When & Where these Liturgies Should Be

 
 

Not at or in place of your main Sunday service

The most simple reason these liturgies are not intended to be used at your main Sunday service is because they are written according to "An Order for Celebrating the Holy Eucharist," found in The Book of Common Prayer, and the rubric states : "It is not intended for use at the principal Sunday or weekly celebration of the Holy Eucharist" (p. 400). Enriching Our Worship I repeats this rubric (p. 65).

But even if you don't care about the rubrics, there are two reasons not to use these for your main service. First, they are best used when the majority of the congregation will be children and those who are present for their children. They are best when they are a regular practice in a congregation, when children can start to learn the words and the patterns as they are also learning the words of the longer and more complicated Eucharistic prayers.

And second, these liturgies shouldn't be used at your main service for the same reason that you shouldn't have, once a year, a "Youth Sunday." The "youth" are always parishioners, always a part of your congregation, and should always be included in the fullest way possible every week. If we insist on setting aside a day in which we allow the full participation of "our youth," then it would be sensible to also have an "Elderly Sunday," a "Women's Sunday," a "Differently Abled Persons' Sunday." All of these groups should be included to the fullest extent possible at every Sunday's main service. Specific services for specific groups should be held at times when the emphasis is on that community, and when the church is caring specifically for them.

As the Church of England's Liturgical Commission has said, "The Eucharist is always the one Eucharist; it is not divided according to the age (or colour, or language, or gender) of those who celebrate it. In that sense, there can be neither a children’s Eucharist, nor an adults’ Eucharist. But the celebration may take its tone and style from those who celebrate it."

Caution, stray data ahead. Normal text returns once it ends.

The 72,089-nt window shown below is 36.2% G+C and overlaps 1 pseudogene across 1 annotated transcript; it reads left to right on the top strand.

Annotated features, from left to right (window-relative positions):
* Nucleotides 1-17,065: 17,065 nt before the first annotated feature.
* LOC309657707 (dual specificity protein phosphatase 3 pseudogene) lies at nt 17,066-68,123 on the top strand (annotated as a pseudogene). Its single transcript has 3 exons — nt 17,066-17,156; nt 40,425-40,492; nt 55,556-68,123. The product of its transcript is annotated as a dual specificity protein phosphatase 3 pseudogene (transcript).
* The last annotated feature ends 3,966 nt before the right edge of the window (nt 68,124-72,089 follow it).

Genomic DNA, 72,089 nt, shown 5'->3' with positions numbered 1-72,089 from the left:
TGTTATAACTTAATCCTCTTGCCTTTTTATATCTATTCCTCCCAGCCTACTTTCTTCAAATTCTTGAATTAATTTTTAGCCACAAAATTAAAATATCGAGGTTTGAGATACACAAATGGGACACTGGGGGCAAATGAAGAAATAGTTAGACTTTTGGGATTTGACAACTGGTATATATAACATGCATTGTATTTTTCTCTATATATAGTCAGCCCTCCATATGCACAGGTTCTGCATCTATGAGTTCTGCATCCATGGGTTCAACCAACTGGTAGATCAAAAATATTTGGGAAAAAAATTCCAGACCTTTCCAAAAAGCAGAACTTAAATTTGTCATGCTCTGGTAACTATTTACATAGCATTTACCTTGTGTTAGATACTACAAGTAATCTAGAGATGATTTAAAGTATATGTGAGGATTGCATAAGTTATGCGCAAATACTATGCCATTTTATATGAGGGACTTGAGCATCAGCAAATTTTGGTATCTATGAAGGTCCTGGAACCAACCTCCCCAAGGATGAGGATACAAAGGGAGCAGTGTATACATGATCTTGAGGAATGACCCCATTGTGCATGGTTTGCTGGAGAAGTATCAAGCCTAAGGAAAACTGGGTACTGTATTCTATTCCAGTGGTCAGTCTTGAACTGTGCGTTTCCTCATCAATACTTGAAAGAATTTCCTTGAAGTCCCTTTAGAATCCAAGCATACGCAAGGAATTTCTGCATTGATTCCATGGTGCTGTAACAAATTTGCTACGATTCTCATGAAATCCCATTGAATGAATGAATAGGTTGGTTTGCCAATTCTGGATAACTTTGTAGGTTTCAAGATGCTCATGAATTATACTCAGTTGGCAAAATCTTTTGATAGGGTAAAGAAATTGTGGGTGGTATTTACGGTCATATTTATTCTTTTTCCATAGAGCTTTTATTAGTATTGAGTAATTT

St. Peter's : SUndays Once a month, between services

At St. Peter's Episcopal Church, in Cheshire, CT, they have a practice of giving a short Family Service once a month. It is typically the second Sunday of the month, and happens in between the 8:15AM and the 10:30AM service. As you can imagine, this requires some quick changes by the priests, ministers, and altar guild! As the main altar was cleared, we would set up for the Family Service: a small table as altar in front of the main altar, musical instruments, and pillows on the ground. The homily was a short and activity-based, and we sang only one song--one verse at the opening, and the second verse to close. The emphasis was on the Eucharist and being together. (Read more about how we set up and led the service here.) 

Church of the Redeemer : Sundays once a month, in the sunday school chapel

At the Church of the Redeemer, in Chestnut Hill, MA, we have a practice of doing Morning Prayer for the main service on the first Sunday of the month. On the regular Eucharist Sundays, the Sunday School classrooms finish their lessons and go into the main sanctuary for the Eucharist, halfway through the morning. But on Morning Prayer Sundays, they spend the entire morning in the classrooms--the perfect opportunity for a service of Eucharist especially for them! We hold this in the same little chapel where we gather for raucous/goofy music on every Sunday before lessons.

What do other churches do?

St. Philip's-in-the-Hills in Tuscon, AZ, holds a "Comfy Space Service" on the second Sunday of the month at 9:15AM, in between their four (!) regular services of Eucharist. This is intended "for members of the Christian community who like to wiggle in church and for those who worship with them." 

The Church of the Heavenly Rest in New York, NY, holds a Children's Chapel simultaneous to the 10:30AM service, in the Chapel of the Beloved Disciple. While "young children are warmly welcomed at all services at Church of the Heavenly Rest," this additional option is "to gently introduce children to the liturgy so that they can better follow the service in the 'big church,'" and the children rejoin the congregation after the sermon.

I offer both of these as good examples, because (a) they do not seem intended to separate children from the main worship of the whole community, (b) they seem geared specifically for children and those who care for them, (c) they seem to assume that children are also being brought and welcomed into the forms of worship that are more traditional to the community.

Does your community have a children's service that works well? Send me a note below so that I can share it on this page!

 
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